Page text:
Consumer confidence rebounded to a score of 101.1 in August from July's revised 96.7, the first time the composite index broke through 100 after 10 months lingering around 90, the Conference Board reported Tuesday. The index remained 0.2 percentage points lower than in August 2015.
Moreover, 6.4% of consumers surveyed in August said they have plans to buy a home within the next six months, up 1.3 percentage points from July and two percentage-points from August 2015. The increases in these metrics could portend a continuation of the upswing in new home sales reported earlier this month by the Commerce Department amid declines in the resale market reported by the Naitonal Association of Realtors, which blamed the drop on a shortage of affordable inventory.
All three components of potential home buyer confidence moved up in the August survey. Potential buyers for new homes increased from July's 1.1% to 1.45% in August, while buyers contemplating resales increased from 3.1% to 3.5%. The biggest month-over-month growth took place among undecided consumers—those who intend to buy a home in the future but are not sure whether new or existing—as the rate increased from July's 0.9% to 1.5% in August.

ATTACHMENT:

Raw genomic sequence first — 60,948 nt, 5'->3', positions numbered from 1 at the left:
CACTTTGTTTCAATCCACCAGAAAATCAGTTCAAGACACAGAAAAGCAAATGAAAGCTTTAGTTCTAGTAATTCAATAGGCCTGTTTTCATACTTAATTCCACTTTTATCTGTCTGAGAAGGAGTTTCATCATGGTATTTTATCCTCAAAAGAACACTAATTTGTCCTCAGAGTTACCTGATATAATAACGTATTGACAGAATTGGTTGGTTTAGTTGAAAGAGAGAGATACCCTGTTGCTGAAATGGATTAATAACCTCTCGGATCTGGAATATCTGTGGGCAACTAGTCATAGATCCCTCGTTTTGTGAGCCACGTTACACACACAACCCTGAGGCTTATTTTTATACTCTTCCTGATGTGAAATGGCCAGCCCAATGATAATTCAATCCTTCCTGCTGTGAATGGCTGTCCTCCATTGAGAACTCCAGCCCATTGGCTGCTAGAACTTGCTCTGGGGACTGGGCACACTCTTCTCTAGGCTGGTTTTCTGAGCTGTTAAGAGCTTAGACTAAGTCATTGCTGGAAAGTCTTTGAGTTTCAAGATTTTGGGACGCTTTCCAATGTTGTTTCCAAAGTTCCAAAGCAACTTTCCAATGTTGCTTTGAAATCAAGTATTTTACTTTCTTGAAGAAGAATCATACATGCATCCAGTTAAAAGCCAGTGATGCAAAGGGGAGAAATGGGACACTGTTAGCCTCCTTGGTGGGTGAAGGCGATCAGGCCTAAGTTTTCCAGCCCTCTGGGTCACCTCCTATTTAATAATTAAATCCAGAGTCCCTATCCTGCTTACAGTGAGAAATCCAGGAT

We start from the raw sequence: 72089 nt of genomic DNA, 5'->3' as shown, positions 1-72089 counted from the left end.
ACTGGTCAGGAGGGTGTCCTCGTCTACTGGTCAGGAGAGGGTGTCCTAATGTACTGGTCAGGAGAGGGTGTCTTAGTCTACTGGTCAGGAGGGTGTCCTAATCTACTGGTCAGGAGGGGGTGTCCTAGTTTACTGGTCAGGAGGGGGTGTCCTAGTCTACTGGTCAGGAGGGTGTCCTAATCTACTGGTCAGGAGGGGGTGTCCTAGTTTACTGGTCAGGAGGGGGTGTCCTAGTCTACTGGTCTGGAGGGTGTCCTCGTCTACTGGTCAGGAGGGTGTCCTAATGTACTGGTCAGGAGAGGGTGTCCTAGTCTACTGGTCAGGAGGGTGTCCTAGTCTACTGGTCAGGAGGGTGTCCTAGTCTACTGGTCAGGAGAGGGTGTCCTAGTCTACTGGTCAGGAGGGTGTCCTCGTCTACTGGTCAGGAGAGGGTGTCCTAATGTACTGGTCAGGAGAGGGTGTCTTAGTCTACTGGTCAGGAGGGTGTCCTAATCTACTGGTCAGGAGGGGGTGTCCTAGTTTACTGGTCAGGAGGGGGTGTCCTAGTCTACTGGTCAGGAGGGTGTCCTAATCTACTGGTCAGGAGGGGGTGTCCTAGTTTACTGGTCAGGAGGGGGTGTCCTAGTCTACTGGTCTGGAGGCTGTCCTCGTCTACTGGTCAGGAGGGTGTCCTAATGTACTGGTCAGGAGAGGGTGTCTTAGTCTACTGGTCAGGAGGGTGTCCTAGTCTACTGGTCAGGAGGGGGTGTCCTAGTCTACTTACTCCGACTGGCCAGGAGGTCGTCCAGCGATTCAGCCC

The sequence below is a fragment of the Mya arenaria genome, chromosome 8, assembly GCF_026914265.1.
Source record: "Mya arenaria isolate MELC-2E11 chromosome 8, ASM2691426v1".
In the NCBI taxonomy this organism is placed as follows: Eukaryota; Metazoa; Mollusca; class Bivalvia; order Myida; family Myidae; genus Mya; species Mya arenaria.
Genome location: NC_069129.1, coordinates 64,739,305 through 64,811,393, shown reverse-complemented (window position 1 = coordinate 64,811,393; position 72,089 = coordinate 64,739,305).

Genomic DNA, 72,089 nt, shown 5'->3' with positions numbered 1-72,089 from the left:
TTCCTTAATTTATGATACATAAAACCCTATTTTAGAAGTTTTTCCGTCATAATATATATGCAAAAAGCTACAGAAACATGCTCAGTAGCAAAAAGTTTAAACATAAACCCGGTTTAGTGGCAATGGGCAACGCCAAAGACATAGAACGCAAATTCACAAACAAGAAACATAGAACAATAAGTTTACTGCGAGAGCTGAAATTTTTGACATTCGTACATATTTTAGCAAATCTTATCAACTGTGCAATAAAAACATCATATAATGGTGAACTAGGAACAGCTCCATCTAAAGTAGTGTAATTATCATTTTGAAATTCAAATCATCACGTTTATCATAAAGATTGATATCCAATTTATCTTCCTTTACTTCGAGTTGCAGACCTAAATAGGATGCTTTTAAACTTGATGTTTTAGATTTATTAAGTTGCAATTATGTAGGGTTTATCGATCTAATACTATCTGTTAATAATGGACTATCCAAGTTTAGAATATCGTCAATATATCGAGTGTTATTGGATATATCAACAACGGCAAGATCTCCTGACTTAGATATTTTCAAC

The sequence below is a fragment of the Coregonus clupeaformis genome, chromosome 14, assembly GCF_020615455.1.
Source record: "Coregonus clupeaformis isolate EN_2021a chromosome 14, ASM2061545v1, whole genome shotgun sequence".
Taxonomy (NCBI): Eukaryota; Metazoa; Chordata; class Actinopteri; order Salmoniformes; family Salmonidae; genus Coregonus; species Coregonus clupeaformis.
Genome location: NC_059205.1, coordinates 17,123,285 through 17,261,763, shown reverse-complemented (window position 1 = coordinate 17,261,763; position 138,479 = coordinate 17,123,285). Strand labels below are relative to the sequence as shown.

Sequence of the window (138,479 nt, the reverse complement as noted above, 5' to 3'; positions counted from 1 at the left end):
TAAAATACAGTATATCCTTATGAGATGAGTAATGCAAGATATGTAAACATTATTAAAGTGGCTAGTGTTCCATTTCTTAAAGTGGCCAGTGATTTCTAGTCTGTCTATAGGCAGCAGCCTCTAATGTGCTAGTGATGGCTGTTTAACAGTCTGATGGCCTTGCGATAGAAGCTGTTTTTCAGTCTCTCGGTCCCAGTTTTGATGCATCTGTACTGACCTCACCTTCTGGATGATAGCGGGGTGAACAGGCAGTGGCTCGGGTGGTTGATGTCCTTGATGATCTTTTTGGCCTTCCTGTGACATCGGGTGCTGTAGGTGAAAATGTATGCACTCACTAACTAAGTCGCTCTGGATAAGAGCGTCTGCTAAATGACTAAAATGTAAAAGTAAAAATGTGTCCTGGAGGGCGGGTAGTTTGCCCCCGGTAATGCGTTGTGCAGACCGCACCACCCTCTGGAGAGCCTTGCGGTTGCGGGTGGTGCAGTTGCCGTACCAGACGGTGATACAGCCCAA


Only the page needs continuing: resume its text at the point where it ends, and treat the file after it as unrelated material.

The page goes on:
“Consumer confidence improved in August to its highest level in nearly a year, after a marginal decline in July,” said Lynn Franco, Director of Economic Indicators at The Conference Board. "Consumers' assessment of both current business and labor market conditions was considerably more favorable than last month. Short-term expectations regarding business and employment conditions, as well as personal income prospects, also improved, suggesting the possibility of a moderate pick-up in growth in the coming months."
The monthly survey, based on a probability-design random sample, is conducted by Nielsen for the Conference Board.
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